Keeper (Matefinder Next Generation Book 1)(5)By: Leia Stone
He sighed. ‘Not possible.’
After showering, I threw on an all-white Indian top over leggings. In India when honoring the dead, you wore white, not black. It felt more uplifting and Emma appreciated it, so now the whole pack wore white on Devon’s Remembrance Day. Jax and I scarfed breakfast and headed out the door to Avery’s house.
“I think mates are weird,” Jax stated randomly.
I chuckled. “Okay. What do you mean?” As much as we argued and messed with each other, he was my very best friend. We could talk about anything together.
He shrugged as we cut through the woods. “I mean, I’m happy dating Avery right now. We aren’t mates but we are happy. So one day I feel like you are going to touch me and get a vision, and I have to break up with Avery and marry a stranger. Because we’re mates.”
I frowned. “Well, shit, Debbie Downer, when you put it that way it sounds awful.”
He shrugged again. “I’m just saying it’s weird.”
I nodded. “It is a little weird when you put it like that. But remember Dad was dating Aunt Sadie for like five years before Mom. I’m sure they were happy, but–”
“They weren’t mates.” He ducked to avoid a low-hanging branch as we trekked through the thick woods leading from our property to Aunt Emma’s.
“Yeah. I’m sure one day when you meet your mate you will take back those words.” I elbowed him.
“Maybe if she’s hotter than Avery.” He grinned, wagging his eyebrows and showcasing his undeniable charm and male pigness.
I laughed, elbowing him in the ribs. “You pig. That’s not possible.”
As we approached Avery’s house, we saw that she was already outside. She was wearing a short white sun dress and her long deep-red hair fell down across her shoulders in silky waves. She was tall and slender with fair skin, green eyes, and a light smattering of freckles. My bestie was drop dead gorgeous. Hearing our approach, she turned to face us.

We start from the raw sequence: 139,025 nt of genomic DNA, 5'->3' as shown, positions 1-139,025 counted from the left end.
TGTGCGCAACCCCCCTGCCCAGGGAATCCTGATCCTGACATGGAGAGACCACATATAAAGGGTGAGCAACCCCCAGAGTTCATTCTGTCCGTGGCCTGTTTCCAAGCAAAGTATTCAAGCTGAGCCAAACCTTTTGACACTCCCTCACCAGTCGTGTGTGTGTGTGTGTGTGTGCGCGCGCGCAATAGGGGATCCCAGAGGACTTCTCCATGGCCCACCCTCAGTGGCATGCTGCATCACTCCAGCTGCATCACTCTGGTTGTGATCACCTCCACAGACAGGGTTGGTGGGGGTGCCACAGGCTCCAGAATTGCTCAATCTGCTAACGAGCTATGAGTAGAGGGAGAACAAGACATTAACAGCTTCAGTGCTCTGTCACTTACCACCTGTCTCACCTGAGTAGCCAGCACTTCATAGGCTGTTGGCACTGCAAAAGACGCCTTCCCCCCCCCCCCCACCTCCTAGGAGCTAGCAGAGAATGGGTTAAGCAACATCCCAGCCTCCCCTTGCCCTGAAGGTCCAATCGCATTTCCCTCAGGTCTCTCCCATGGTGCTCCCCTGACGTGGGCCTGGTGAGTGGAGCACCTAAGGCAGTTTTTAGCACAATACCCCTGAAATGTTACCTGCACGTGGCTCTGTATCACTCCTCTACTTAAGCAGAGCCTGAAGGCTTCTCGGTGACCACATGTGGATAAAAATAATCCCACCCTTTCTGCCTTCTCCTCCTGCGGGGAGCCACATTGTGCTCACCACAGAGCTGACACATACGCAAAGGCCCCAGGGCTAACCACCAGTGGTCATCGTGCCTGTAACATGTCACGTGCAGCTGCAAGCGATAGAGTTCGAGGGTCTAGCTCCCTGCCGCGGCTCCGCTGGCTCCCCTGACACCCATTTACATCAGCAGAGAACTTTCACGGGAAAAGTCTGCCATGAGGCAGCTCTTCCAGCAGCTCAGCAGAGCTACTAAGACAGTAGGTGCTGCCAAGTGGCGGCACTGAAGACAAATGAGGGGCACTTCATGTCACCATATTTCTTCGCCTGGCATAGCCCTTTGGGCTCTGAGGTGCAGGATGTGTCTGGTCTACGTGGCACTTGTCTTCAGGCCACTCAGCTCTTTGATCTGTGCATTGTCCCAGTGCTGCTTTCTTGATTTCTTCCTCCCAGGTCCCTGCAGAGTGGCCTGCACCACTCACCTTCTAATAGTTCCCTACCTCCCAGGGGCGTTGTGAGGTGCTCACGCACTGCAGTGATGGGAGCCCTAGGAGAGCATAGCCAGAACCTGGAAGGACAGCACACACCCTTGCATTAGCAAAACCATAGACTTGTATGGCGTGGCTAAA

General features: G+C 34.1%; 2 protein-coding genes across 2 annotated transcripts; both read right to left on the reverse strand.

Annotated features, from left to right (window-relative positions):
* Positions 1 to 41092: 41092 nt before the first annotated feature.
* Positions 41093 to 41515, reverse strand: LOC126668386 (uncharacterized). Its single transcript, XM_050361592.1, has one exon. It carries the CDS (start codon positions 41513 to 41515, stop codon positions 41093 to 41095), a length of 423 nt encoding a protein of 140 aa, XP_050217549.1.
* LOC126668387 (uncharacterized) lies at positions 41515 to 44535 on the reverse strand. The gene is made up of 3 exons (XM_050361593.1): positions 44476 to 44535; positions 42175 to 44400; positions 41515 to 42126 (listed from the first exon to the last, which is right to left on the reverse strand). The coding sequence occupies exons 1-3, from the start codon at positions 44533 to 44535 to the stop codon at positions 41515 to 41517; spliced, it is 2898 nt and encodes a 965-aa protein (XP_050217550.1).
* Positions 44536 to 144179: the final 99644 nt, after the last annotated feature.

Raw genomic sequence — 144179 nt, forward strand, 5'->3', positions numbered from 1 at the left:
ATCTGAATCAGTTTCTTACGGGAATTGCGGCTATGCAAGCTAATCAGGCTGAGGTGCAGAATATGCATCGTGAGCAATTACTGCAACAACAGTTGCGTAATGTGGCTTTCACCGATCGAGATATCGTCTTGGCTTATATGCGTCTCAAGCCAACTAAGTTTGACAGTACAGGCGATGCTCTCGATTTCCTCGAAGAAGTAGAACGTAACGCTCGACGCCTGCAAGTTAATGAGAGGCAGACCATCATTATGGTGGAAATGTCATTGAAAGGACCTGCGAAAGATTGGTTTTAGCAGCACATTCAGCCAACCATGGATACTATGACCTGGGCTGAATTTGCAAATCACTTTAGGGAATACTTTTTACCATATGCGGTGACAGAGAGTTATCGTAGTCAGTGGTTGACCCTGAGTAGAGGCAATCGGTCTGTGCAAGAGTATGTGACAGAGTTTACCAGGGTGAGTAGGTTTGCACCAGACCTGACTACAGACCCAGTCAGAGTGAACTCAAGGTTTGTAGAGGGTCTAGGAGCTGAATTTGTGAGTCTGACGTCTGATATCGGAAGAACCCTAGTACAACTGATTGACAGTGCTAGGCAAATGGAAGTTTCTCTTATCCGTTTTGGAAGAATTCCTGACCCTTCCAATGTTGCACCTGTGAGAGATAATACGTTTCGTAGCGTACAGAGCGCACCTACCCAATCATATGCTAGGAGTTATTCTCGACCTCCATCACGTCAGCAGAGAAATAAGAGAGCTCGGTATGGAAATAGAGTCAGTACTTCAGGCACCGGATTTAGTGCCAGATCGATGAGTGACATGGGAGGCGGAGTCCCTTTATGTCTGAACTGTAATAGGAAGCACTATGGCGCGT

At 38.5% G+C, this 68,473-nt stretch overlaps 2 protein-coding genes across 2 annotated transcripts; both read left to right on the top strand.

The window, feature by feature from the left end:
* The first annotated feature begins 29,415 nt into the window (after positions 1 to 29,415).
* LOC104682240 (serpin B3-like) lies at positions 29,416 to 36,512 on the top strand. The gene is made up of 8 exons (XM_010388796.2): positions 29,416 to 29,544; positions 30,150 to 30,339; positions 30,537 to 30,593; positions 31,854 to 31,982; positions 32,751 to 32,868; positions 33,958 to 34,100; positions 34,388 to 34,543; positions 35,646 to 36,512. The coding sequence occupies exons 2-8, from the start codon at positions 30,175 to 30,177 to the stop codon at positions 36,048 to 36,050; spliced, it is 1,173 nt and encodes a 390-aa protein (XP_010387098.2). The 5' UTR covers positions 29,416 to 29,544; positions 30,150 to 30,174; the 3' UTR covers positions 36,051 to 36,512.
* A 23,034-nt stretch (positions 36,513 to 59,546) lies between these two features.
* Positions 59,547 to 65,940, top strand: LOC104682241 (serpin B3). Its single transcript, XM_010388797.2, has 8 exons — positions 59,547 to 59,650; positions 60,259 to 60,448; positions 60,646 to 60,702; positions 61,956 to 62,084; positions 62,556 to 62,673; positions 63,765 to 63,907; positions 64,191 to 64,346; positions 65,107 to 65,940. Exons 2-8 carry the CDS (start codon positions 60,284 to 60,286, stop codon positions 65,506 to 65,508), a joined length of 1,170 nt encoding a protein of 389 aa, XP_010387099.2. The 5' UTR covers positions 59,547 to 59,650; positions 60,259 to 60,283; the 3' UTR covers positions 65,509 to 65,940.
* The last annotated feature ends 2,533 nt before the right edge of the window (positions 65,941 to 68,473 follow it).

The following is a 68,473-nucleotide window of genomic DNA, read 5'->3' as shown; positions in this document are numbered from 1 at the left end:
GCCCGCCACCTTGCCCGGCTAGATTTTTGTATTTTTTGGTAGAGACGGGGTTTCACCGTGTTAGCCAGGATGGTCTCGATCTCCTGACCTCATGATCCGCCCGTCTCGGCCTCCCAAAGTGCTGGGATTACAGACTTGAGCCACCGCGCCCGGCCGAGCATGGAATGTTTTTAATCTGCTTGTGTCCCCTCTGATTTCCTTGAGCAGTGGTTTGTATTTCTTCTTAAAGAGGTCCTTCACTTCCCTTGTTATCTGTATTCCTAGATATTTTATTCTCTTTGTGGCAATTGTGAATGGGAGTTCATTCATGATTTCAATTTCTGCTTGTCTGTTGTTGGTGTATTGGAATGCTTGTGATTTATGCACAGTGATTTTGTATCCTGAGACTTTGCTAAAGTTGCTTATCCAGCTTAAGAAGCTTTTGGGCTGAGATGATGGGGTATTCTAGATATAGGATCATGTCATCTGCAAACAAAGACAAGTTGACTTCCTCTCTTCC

“Hey, babe,” Jax greeted her, reaching out and giving her a kiss on the forehead.
She smiled and broke away from Jax to hug me. I inhaled; she smelled like lemon and lavender, like my best friend.
“How’re you doing?” I asked her. It was hard for Avery during this time. She didn’t remember her dad, only had stories, pictures, and a handful of videos to go by. But her mom, her mom had lost her mate. This day always threw Aunt Emma into a funk. To clear the funk, she stayed up all night baking.
She shrugged. “Fine, but mom is a bit depressing.”
I decided to change the subject. “I had that dream again, about the guy.”
Avery gave me a coy smile. “The hottie?”
Before I could answer, the sound of crunching gravel made us all turn. “Hottie? Talking about me?” Mason asked, then flashed us a dimple-filled grin.
We all laughed. Mason looked like he could be Jax and my brother instead of our cousin. Tall, caramel skin, light brown hair, and blue eyes.
“You wish,” I shot back as he gave me a fist bump and snuck a kiss on Avery’s cheek.
He and Jax started pushing each other and wrestling on the ground. Guys were so weird. Why did they always feel the need to show off?
I leaned into Avery. “Jax thinks the dream guy is my mate,” I whispered.
Her perfectly manicured eyebrows shot up in genuine surprise. Out of all the possible things she and I had thought of, we never thought he could be my mate.
“He said so in front of my dad!” I added.
Avery shook her head, her long red hair settling on her shoulders. “That’s Jax. Diarrhea of the mouth. But he might be right.”
Shit. What the hell were best friends for? She shouldn’t be agreeing with Jax. Dream guy was human and I was twenty years old. He couldn’t be my mate. I didn’t think I was ready, even if he was.
“So, what are you going to do?” Avery whispered.
I shrugged. “We’re going to see the witches.”
Before she could answer, I heard Aunt Emma.
“Hi, kids. Thanks for coming.” Aunt Emma came out onto the front porch and greeted us. You wanna talk about weird? Emma only looked about twenty-five years old; her and Avery could be twins. She wasn’t my real aunt. That would make Avery and Jax cousins. Gross. But close enough, her and my mom were there for each other through thick and thin. The whole pack was like one big, happy family. We had each other’s back through everything.